'Lost' recap: Ben goes to Smokey court
Ben gets judged by the monster for letting Alex die, and the roots of the dead-mama's boy's feud with Charles Widmore are revealed
‘Lost’ recap: Ben goes to Smokey court
If there’s a theory to be had that Lost is the sci-fi version of Survivor, we now know where tribal council takes place: In the subterranean court of The Island’s pitiless judge, Smokey, an ancient chamber adorned with hieroglyphics and images of the jackal-headed Egyptian god Anubis, an underworld deity who serves as a shepherd to lost souls and the adjudicator of a truthful heart. In ”Dead Is Dead,” certain to be hailed as one of the season?s best episodes (marred only by some really bad hair pieces), Benjamin Linus crawled into the crack underneath The Temple’s outer wall and found himself standing before The Monster’s bench. The charge against him: Being a really crappy father. Steaming out of tiny holes in a perforated stone slate and accompanied by its trademark clicking, Smokey gathered itself into a black thunderclap crackling with psychic energy, then swallowed Ben whole.
A veritable ”Previously… on Lost” recap of his tragic history with adopted daughter Alex flickered in the haze, from the moment he refused Charles Widmore’s order to kill her when she was an infant to the day he allowed Keamy the Mercenary to blow her brain out across the Dharmaville green. I thought he was cruisin’ for a Mr. Eko bruisin’… but then The Monster dissipated and curled back into the bowels of The Island. Phew. Linus was seemingly acquitted, but then Undead Alex showed up, looking pretty as a CW starlet — call her a Golem Girl. Pinning Ben against a pillar, Little Miss Death Becomes Her got even-steven with her faux pa for failing to prevent her murder by issuing the following, humiliating Island edict: Humble yourself before your new lord, John Locke. ”I know you?re already planning to kill him again,” Alex seethed. ”You will listen to every word he says and you will follow his every order.”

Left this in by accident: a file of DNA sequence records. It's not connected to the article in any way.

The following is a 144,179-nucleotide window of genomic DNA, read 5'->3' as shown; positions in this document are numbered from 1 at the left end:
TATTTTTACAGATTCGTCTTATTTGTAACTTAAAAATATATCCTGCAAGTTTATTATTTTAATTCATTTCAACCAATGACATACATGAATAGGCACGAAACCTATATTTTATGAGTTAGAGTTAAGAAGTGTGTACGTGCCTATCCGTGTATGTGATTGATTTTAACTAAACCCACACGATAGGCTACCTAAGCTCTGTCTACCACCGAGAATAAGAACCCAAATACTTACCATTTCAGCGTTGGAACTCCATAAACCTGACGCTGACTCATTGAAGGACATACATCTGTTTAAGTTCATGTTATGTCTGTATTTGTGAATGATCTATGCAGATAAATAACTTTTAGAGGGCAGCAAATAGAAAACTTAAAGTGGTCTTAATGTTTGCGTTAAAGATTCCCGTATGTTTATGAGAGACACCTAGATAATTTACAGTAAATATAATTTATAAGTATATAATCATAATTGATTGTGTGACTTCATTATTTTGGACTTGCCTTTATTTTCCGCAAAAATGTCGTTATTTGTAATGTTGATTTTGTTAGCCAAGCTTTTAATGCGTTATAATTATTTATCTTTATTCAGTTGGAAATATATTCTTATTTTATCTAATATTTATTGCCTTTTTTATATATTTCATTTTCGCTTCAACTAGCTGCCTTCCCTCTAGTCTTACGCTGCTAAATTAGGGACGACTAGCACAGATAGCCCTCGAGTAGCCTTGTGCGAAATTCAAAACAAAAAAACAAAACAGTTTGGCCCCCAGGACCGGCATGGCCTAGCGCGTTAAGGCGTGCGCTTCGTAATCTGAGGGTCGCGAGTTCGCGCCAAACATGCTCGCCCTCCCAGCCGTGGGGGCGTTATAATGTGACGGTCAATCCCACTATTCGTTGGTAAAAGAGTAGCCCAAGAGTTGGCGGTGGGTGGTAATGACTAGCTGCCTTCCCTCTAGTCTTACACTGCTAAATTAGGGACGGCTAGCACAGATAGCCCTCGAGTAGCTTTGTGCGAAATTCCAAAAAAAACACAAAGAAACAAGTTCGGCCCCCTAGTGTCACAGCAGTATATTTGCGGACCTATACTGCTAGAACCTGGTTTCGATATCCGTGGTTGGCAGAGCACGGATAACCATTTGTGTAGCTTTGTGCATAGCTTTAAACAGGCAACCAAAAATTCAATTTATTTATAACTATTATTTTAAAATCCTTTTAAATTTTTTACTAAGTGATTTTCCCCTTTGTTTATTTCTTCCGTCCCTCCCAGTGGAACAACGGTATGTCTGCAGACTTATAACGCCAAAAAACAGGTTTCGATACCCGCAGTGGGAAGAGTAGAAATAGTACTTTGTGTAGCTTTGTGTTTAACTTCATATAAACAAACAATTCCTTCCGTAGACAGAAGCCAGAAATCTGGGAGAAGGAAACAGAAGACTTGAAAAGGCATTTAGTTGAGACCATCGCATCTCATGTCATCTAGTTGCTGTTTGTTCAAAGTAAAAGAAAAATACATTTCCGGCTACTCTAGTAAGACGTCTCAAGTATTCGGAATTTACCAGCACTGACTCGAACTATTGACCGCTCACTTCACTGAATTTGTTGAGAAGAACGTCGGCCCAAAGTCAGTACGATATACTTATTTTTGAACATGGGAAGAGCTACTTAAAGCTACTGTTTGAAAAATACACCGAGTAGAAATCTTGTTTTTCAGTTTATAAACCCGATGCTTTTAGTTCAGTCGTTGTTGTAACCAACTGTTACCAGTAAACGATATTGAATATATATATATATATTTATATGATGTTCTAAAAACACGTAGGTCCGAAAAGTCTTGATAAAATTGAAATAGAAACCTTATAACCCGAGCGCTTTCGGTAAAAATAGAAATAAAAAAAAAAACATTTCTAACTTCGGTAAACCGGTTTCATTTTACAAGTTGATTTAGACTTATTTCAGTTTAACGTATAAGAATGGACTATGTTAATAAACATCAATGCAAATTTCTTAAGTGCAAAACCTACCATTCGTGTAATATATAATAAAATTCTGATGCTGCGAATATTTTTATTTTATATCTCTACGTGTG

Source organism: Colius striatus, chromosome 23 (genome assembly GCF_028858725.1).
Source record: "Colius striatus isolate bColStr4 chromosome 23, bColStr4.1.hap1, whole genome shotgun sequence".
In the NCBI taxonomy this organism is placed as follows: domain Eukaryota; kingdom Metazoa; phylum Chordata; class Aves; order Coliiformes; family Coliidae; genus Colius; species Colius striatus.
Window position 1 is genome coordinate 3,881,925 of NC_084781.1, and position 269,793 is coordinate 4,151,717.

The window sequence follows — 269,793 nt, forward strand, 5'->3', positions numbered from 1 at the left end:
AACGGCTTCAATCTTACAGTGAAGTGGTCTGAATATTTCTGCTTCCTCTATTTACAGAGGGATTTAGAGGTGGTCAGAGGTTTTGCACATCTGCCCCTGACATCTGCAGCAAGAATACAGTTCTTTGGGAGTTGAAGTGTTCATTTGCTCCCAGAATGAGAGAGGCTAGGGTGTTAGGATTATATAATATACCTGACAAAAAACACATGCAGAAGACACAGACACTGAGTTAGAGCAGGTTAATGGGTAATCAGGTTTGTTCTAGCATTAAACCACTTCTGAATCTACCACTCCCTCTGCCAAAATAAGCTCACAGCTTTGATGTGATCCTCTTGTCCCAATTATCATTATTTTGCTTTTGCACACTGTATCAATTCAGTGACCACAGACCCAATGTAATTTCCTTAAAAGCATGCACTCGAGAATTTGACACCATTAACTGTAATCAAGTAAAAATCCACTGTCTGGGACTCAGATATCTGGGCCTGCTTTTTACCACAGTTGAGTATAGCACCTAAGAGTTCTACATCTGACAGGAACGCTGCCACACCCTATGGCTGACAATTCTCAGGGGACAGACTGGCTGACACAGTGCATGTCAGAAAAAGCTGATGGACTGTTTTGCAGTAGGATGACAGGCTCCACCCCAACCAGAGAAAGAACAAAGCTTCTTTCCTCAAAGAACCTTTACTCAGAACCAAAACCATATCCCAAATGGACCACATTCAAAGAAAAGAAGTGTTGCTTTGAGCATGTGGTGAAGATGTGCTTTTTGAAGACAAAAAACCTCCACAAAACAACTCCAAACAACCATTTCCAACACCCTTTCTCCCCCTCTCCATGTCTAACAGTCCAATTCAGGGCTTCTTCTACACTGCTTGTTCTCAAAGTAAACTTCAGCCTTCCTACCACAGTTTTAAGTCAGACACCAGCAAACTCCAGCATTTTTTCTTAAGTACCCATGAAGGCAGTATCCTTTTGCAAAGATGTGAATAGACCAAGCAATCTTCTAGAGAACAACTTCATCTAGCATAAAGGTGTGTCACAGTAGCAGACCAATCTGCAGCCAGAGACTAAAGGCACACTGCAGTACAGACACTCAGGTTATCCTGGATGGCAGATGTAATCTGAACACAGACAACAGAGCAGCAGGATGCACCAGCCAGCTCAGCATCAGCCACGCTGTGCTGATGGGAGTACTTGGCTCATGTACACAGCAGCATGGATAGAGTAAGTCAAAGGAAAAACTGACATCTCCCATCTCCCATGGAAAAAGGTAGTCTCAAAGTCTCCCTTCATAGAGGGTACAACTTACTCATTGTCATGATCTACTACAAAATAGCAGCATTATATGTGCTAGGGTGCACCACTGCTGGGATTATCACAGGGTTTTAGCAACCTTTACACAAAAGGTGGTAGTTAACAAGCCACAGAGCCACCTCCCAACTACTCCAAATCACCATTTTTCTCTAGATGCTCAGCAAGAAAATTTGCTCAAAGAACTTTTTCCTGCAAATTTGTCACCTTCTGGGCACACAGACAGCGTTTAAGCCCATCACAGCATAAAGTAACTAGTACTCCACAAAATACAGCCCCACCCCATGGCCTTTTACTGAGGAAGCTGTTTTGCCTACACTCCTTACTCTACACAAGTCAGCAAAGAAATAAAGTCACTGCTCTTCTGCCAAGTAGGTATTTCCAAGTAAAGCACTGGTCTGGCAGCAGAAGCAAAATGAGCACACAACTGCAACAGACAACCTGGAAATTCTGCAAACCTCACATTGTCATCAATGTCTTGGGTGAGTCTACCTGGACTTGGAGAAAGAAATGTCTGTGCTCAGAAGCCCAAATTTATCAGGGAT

Moments later, after Golem Girl had vanished, Ben found himself looking up into the gaze of the born again Island golden boy who now controls his destiny. ”What happened?” Locke asked. ”It let me live,” Ben replied queasily, looking like he’d just been slapped with a death sentence. Now you know what control freaks look like when they’re made to go cold turkey.
Of course, we should be careful about drawing conclusions about Ben’s guilt: The Island’s judicial system seems to me as muddy as the dirty water that filled that… well, what the hell was that thing at the end of the rocky corridor on the other side of Ben’s glyph door? It was a basin with a stopper, but when Ben reached down to unplug it so he could yell down the drain, it suddenly became communication device. Part bathtub, part telephone, I guess you could say it was… a teletubby? And who was on the other end? Jacob? Richard Alpert? The clandestine oomp-loompas who pull the levers and crank the wenches in The Island’s engine room?